caLogo

For spread and wetting performance, certain finishes stand out. 

Electronic assemblers have myriad material and process choices to make, not limited to board materials, solder masks, laminate Tg’s, components, surface finishes, assembly materials and design for manufacturing (DfM) process conditions. High-reliability alloys such as Innolot are designed to meet harsh automotive conditions and extend service life of the solder joint. Applications requiring higher operating temperatures and increased number of cycles to failure have benefited by implementing that alloy. While solder alloy selection is an important factor in determining reliability of the solder joint, considerations should be made for surface finish selection to further enhance performance. This study explores surface finish factors such as IMC formation, voiding and solder spread that contribute to reliability.

Each choice can have a significant impact on the in-service reliability and commercial success of the assembly. This multi-part article will focus on data developed from an extensive study of surface finishes and solder pastes used by many global, high-reliability assembly manufacturers. The study included two commonly used solder alloys in paste form:

  1. SAC 305 (96.5%Sn, 3%Ag, 0.5%Cu) powder size distribution (PSD) type 4 with novel “CVP-390” paste flux
  2. Innolot (91.95%Sn, 3.8%Ag, 0.7%Cu, 3.0%Bi, 1.4%Sb, 0.15%Ni) PSD type 4 with the novel paste flux and five variations of surface finishes, including

a. Organic solderability preservative (OSP) (MacDermid Enthone Entek Plus HT) using two thickness levels
b. Immersion tin (Ormecon CSN)
c. Immersion silver (MacDermid Enthone Sterling)
d. Electroless nickel/immersion gold (ENIG) (MacDermid Enthone Affinity).

To continue reading, please log in or register using the link in the upper right corner of the page.

Read more ...

When it comes to contamination analysis, things are not always as they appear. 

In the failure analysis of electronics assemblies, we are often asked to perform a failure analysis on hardware that has undergone a significant thermal event. Hardware might be burned, melted or covered in debris. Determining a root cause for failure can be extremely difficult when the hardware itself is so damaged that much of the evidence has been destroyed. So, what can you do? Like many things, it depends. The success of the failure analysis depends on the overall degree of damage, the amount and type of secondary damage, and the history of the part. Over the years, we have developed some tools and techniques to get the most out of these challenging failure analysis requests.

The first step in these types of investigations is to manage expectations. Most customers will understand that much of the evidence was destroyed during the thermal event failure and that root cause analysis will be very difficult. It is important to discuss what types of information can be gained, however, and what may not be possible. It is also critical to get as much information as possible about the history of the part and any details about the failure itself. This proactive discussion will help lead the investigation in the “right” direction and avoid going down a path that will not yield useful information. For example, if some of the metallic hardware is corroded, it is important to know the storage environment of the unit, not just temperature and humidity, but also the amount of time the unit was stored and its relative orientation. The product history information is useful to separate damage caused by the failure versus damage that occurred before or after the failure.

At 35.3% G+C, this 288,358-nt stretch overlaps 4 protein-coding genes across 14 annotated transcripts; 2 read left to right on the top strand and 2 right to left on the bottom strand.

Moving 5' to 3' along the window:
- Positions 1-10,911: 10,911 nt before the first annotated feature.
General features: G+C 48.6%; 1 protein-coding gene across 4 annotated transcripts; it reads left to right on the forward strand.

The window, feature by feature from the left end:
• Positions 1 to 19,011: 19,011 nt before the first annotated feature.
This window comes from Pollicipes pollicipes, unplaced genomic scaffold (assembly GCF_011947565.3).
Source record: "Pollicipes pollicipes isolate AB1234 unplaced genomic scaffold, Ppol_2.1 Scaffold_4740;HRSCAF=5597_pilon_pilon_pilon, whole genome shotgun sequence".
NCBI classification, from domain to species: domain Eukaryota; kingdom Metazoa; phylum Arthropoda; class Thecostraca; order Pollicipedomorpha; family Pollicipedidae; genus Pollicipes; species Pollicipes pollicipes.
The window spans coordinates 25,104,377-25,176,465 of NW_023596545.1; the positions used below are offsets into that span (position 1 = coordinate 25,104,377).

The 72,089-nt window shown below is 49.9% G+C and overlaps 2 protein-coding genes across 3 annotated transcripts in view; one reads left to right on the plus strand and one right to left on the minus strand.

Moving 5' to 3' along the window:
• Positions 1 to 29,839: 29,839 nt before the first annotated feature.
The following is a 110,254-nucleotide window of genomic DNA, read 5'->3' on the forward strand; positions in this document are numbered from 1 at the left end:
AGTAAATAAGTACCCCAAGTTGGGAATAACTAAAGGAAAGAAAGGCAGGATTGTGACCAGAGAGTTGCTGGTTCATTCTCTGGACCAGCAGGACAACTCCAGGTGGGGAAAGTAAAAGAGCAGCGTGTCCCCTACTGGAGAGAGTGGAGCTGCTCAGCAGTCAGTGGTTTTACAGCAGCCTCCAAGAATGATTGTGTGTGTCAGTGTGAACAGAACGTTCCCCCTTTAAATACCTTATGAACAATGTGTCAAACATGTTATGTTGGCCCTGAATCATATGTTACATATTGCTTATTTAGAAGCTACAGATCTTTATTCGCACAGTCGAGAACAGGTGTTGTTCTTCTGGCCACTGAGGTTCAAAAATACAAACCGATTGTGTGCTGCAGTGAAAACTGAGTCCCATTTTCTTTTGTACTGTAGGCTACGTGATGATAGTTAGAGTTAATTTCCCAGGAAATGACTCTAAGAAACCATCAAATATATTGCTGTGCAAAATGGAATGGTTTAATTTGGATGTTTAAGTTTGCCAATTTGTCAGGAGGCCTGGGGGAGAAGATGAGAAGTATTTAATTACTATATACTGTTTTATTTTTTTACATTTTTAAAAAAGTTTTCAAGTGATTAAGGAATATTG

To continue reading, please log in or register using the link in the upper right corner of the page.

Read more ...

Covid grabbed all the headlines in 2020, but other longer-term stories began to emerge. 

For most, 2020 can be summed in one term, and that term is Covid-19, of course. The pandemic disrupted supply lines, shut down factories around the world, and pushed many companies to the brink of financial collapse, to say nothing of the extraordinary and tragic loss of life.

Covid affected everything, but the rebound was sharp and quick. Manufacturers reconfigured assembly lines to tool up for medical devices like ventilators and face masks. The financial hit from the viral tsunami that erupted from China, which undertook a nationwide shutdown in February 2020, and rippled throughout Europe and North America in the following months, led to ugly June quarters for most. Certain industries, such as commercial aerospace, have yet to recover. Yet by the fourth quarter most markets had returned to life, and balance sheets were for many firms not only looking better sequentially, but even year-over-year.